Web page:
NEW MEXICO (KRQE) – New Mexico is looking to adopt clean car rules by 2022 but the state is asking for input from the public, people in the auto industry, and environmentalists. The state said having more clean cars on our roads will be better for our environment but an auto dealer worries the state isn’t ready for this proposal.

According to the New Mexico Environment Department, emissions from cars are the second largest emitting sector of greenhouse gases, which is harsh on our environment, “So that’s a key element of getting these in place,” said the NMED’s Spokesperson, Maddy Hayden.

To combat this, the state is looking to adopt clean car rules which would require car dealers to sell a certain number of low emission and zero-emission cars. “That applies to new vehicles only and we also want people to know that this certainly does not require anyone to give up their existing vehicle,” said Hayden.

To adopt these clean car rules, the state is looking for input. “We want to get a diverse representation of viewpoints, of questions, concerns about clean car standards and what they mean for New Mexicans,” said Hayden.

“I don’t believe we’re ready for the electric vehicles yet,” said the owner of Zia Auto James Santistevan. “We’re definitely selling them but the demand is not quite there yet. But I can tell you the battery life is just not there yet on them.”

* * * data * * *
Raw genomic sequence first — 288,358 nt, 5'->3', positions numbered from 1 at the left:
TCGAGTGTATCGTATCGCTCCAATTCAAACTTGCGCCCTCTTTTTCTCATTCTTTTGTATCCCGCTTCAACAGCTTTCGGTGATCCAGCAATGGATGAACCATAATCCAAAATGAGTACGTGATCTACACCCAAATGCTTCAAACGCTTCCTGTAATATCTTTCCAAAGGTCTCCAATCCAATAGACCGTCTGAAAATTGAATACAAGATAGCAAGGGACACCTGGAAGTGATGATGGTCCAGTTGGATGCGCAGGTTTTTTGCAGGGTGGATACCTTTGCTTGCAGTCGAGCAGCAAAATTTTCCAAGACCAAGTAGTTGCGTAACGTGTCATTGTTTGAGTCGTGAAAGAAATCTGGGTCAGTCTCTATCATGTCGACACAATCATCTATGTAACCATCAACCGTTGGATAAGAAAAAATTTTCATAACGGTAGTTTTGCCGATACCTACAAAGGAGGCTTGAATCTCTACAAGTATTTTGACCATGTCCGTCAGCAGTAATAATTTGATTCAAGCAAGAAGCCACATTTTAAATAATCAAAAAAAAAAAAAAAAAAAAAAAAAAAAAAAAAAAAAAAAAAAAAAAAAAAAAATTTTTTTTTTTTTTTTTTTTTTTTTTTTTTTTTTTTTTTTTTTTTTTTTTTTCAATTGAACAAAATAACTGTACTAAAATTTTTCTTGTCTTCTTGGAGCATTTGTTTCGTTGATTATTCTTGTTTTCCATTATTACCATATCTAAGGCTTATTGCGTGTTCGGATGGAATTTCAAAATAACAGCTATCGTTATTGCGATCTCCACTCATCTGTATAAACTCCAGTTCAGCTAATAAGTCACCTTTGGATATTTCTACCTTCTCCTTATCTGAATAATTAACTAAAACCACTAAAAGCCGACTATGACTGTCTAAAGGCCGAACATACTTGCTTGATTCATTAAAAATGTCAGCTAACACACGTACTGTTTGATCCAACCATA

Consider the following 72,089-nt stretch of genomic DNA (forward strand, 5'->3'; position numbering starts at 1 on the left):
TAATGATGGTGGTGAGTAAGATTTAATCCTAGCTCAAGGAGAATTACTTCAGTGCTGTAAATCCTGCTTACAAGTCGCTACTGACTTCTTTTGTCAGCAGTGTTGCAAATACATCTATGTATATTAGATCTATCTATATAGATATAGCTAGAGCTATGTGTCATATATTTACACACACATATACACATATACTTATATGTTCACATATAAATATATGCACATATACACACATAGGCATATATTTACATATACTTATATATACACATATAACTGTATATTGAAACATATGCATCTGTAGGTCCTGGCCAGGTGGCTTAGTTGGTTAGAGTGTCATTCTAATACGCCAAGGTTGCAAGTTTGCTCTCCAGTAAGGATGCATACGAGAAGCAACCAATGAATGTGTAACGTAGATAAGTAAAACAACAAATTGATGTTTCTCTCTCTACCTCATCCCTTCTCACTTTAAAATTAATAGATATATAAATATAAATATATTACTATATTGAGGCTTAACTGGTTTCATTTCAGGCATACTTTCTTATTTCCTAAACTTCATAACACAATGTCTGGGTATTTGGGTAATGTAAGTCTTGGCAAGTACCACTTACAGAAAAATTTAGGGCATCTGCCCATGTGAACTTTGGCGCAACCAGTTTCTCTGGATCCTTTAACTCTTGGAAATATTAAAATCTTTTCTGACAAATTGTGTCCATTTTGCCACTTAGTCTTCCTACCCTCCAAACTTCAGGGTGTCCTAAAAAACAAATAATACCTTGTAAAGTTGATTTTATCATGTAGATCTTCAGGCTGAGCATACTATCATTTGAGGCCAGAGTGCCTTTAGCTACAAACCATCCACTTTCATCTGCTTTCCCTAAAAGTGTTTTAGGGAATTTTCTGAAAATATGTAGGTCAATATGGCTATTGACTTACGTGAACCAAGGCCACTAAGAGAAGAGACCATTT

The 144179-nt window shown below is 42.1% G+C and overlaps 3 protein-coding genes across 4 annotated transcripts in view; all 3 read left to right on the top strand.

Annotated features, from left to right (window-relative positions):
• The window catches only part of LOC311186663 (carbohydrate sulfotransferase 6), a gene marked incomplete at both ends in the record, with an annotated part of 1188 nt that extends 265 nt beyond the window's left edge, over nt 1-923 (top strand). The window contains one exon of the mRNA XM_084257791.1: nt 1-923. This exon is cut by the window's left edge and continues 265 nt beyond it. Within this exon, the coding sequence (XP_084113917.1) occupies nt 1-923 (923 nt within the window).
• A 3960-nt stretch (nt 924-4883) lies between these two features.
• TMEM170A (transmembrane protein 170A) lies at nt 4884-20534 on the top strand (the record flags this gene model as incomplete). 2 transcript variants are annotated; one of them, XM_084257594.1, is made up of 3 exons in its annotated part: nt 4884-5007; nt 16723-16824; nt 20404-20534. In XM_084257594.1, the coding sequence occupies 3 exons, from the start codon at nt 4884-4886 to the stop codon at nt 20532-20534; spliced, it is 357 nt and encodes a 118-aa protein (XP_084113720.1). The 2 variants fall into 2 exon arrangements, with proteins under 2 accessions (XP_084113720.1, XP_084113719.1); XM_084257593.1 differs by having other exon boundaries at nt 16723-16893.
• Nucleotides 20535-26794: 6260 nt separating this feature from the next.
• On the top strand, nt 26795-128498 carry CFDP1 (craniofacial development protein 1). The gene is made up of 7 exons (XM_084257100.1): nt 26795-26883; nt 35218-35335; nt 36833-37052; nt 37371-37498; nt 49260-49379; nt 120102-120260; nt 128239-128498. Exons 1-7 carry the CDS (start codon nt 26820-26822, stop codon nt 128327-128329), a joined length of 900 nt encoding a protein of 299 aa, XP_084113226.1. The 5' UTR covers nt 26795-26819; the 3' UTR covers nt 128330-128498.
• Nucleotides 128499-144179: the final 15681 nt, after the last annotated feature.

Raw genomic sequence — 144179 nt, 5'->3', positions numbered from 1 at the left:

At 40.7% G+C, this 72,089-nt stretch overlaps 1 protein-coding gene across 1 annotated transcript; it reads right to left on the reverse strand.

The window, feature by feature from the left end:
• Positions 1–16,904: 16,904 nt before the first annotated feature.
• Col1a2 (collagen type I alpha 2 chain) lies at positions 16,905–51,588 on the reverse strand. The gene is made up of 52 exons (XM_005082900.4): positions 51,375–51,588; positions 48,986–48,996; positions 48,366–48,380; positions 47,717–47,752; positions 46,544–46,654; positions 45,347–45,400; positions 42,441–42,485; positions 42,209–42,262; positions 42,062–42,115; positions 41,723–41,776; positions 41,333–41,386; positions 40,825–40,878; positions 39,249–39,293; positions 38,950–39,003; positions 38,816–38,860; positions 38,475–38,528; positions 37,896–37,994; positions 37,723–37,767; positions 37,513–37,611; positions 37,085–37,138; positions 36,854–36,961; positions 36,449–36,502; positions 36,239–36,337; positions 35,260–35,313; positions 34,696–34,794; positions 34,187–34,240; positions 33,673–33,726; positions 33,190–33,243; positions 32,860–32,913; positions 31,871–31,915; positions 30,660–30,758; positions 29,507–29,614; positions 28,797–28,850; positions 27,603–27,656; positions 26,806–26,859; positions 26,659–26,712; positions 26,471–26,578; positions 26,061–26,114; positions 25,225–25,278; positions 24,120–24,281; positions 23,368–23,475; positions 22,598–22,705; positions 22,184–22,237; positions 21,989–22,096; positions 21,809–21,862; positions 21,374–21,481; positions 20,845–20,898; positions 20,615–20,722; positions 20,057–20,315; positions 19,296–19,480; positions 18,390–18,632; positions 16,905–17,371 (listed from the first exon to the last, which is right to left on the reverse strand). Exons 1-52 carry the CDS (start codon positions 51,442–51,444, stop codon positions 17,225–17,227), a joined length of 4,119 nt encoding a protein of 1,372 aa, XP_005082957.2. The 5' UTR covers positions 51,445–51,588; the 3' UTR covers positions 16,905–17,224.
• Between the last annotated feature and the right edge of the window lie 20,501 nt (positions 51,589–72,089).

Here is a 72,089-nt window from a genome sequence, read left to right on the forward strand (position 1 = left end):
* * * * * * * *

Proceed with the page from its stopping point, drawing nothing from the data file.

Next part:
Santistevan said their brand new service center is ready for those low-emission cars but believes New Mexico isn’t ready for a wave of low emission cars. “We don’t have the infrastructure,” said Santistevan. “There’s definitely some charging stations but it’s not compared to Colorado, Texas, Phoenix. We just don’t have it yet.”

Santistevan said if the state wants people to buy clean cars, he recommends taking a page from California’s book. He said they provide incentives for purchasing clean cars. “It’s a kickback back to the dealers to move those cars to the consumer,” said Santistevan.

The clean car rules have not been drafted yet but if they move towards those rules, the state says it could mean getting rid of almost two million metric tons of carbon dioxide emissions by 2023 or the equivalent of 200,000 cars off the roads for one year. The first meeting to get public input is scheduled for July 21.